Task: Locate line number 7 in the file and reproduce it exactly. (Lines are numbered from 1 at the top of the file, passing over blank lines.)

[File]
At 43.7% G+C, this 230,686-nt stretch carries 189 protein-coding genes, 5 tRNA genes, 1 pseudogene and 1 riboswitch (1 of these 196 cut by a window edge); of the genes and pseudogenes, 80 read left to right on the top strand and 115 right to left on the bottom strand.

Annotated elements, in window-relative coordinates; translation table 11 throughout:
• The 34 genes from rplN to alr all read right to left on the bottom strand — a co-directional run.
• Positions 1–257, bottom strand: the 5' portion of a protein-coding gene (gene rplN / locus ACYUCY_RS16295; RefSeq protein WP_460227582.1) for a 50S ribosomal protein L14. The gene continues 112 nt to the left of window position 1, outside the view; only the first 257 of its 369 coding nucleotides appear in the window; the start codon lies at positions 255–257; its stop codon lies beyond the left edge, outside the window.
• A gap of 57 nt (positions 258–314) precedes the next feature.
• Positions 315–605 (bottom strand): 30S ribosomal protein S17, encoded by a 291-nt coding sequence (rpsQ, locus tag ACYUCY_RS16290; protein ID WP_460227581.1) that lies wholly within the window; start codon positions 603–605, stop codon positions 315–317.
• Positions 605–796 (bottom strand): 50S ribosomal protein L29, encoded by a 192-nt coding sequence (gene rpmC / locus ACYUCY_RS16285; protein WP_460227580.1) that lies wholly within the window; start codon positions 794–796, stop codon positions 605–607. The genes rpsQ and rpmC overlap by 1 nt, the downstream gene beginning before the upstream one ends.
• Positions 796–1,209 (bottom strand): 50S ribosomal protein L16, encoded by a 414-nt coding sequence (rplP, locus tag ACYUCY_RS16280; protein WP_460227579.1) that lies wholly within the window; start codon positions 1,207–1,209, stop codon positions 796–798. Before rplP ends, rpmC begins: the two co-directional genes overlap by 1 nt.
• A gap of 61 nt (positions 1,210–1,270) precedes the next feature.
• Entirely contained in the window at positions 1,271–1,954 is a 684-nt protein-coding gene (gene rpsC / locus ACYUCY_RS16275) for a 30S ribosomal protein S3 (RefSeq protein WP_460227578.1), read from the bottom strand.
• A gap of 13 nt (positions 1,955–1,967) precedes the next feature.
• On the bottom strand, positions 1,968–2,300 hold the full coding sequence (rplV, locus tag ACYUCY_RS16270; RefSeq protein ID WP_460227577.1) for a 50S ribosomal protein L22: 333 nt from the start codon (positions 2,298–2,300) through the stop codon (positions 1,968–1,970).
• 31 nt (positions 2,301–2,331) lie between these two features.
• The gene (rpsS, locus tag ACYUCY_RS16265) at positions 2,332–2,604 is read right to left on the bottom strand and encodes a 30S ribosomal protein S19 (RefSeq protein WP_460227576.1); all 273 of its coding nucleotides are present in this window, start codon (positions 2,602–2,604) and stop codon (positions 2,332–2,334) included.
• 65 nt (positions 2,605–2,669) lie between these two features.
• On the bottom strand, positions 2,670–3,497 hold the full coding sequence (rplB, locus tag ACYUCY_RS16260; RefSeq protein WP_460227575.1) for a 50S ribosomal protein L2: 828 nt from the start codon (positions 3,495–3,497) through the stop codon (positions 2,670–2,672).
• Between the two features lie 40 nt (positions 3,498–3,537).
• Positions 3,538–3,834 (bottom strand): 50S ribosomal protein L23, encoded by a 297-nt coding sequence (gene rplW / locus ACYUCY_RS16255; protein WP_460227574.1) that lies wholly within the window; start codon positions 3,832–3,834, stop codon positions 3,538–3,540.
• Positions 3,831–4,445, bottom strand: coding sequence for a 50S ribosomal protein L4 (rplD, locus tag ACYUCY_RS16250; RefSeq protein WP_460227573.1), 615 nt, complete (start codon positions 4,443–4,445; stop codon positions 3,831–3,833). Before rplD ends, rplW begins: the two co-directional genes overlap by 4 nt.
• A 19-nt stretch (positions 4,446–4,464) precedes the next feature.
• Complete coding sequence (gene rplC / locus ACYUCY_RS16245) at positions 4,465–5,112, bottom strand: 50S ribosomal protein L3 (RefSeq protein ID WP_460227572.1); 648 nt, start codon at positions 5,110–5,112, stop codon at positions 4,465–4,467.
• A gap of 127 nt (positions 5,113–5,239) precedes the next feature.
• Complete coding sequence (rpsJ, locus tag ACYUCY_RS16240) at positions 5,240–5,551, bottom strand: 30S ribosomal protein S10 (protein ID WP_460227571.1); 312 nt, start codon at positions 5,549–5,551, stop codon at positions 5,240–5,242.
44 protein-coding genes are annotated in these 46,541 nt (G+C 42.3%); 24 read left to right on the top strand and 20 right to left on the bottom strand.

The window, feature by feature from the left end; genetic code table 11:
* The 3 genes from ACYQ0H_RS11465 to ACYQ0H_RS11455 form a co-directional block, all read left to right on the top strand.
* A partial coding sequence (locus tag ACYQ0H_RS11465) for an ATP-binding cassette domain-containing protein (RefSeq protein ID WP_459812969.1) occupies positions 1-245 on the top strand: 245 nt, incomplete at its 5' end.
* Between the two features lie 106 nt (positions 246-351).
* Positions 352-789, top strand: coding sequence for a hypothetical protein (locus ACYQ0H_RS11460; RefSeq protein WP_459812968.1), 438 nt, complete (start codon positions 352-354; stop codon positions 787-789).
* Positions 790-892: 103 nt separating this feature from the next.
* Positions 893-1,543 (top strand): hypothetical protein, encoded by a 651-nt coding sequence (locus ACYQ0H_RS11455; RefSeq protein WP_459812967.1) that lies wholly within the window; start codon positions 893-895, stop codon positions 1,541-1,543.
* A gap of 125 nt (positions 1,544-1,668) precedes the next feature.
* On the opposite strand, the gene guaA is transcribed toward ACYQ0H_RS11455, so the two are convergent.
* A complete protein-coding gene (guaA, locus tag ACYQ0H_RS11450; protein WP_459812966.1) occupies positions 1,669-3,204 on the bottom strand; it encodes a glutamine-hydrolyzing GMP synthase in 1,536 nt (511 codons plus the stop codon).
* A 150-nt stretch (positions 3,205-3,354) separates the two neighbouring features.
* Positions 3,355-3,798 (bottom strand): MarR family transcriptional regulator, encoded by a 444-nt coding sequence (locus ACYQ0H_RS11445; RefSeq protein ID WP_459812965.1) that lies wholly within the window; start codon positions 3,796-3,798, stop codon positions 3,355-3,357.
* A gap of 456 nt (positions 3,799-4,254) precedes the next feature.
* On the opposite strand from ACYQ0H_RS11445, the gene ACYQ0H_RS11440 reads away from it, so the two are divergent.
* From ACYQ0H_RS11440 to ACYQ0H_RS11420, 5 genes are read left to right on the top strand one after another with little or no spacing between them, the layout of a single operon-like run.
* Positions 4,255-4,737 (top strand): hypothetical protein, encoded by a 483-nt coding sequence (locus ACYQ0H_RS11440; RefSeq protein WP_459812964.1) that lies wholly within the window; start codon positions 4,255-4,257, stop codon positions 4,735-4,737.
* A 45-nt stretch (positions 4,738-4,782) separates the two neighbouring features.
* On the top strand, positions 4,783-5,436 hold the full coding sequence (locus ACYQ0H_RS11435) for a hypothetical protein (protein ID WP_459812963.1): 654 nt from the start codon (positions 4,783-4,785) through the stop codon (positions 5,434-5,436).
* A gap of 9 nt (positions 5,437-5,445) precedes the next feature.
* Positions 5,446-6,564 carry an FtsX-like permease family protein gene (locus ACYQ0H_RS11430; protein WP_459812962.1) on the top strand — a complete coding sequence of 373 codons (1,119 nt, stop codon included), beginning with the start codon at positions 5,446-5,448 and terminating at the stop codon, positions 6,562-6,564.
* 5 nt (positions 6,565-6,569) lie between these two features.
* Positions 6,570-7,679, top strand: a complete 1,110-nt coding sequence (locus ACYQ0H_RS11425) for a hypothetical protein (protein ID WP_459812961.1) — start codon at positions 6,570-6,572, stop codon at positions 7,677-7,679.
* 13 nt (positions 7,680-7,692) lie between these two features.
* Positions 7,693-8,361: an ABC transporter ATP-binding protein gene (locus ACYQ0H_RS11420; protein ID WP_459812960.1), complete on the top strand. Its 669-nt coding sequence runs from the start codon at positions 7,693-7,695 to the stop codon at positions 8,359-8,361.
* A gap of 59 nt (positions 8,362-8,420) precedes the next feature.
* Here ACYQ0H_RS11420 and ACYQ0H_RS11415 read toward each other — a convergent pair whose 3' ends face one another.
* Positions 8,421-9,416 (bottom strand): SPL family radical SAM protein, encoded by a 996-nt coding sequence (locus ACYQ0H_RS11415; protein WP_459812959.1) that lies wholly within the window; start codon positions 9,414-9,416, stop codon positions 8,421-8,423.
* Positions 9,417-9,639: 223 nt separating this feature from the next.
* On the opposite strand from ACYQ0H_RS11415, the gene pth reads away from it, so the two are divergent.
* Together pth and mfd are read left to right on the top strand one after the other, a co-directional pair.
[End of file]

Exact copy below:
• Positions 605–796 (bottom strand): 50S ribosomal protein L29, encoded by a 192-nt coding sequence (gene rpmC / locus ACYUCY_RS16285; protein WP_460227580.1) that lies wholly within the window; start codon positions 794–796, stop codon positions 605–607. The genes rpsQ and rpmC overlap by 1 nt, the downstream gene beginning before the upstream one ends.